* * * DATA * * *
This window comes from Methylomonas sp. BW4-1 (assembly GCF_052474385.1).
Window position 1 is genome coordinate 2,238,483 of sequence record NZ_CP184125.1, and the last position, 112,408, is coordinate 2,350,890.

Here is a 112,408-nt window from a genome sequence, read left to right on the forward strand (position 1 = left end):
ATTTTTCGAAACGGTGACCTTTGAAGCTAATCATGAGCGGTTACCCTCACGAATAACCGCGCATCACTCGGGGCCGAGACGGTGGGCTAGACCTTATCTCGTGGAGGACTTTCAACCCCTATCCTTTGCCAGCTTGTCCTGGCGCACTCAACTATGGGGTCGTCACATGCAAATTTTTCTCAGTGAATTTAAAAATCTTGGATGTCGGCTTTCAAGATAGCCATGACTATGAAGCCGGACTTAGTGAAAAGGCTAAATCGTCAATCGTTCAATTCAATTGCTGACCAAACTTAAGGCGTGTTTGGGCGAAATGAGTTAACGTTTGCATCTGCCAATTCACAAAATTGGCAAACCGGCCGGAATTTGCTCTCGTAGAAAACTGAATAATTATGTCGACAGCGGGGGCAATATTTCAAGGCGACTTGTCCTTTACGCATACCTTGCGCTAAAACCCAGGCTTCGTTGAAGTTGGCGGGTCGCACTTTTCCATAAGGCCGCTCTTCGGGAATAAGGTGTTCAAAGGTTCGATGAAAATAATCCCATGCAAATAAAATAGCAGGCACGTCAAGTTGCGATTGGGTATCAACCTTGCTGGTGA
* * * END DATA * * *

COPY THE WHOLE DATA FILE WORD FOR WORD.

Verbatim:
This window comes from Methylomonas sp. BW4-1 (assembly GCF_052474385.1).
Window position 1 is genome coordinate 2,238,483 of sequence record NZ_CP184125.1, and the last position, 112,408, is coordinate 2,350,890.

Here is a 112,408-nt window from a genome sequence, read left to right on the forward strand (position 1 = left end):
ATTTTTCGAAACGGTGACCTTTGAAGCTAATCATGAGCGGTTACCCTCACGAATAACCGCGCATCACTCGGGGCCGAGACGGTGGGCTAGACCTTATCTCGTGGAGGACTTTCAACCCCTATCCTTTGCCAGCTTGTCCTGGCGCACTCAACTATGGGGTCGTCACATGCAAATTTTTCTCAGTGAATTTAAAAATCTTGGATGTCGGCTTTCAAGATAGCCATGACTATGAAGCCGGACTTAGTGAAAAGGCTAAATCGTCAATCGTTCAATTCAATTGCTGACCAAACTTAAGGCGTGTTTGGGCGAAATGAGTTAACGTTTGCATCTGCCAATTCACAAAATTGGCAAACCGGCCGGAATTTGCTCTCGTAGAAAACTGAATAATTATGTCGACAGCGGGGGCAATATTTCAAGGCGACTTGTCCTTTACGCATACCTTGCGCTAAAACCCAGGCTTCGTTGAAGTTGGCGGGTCGCACTTTTCCATAAGGCCGCTCTTCGGGAATAAGGTGTTCAAAGGTTCGATGAAAATAATCCCATGCAAATAAAATAGCAGGCACGTCAAGTTGCGATTGGGTATCAACCTTGCTGGTGA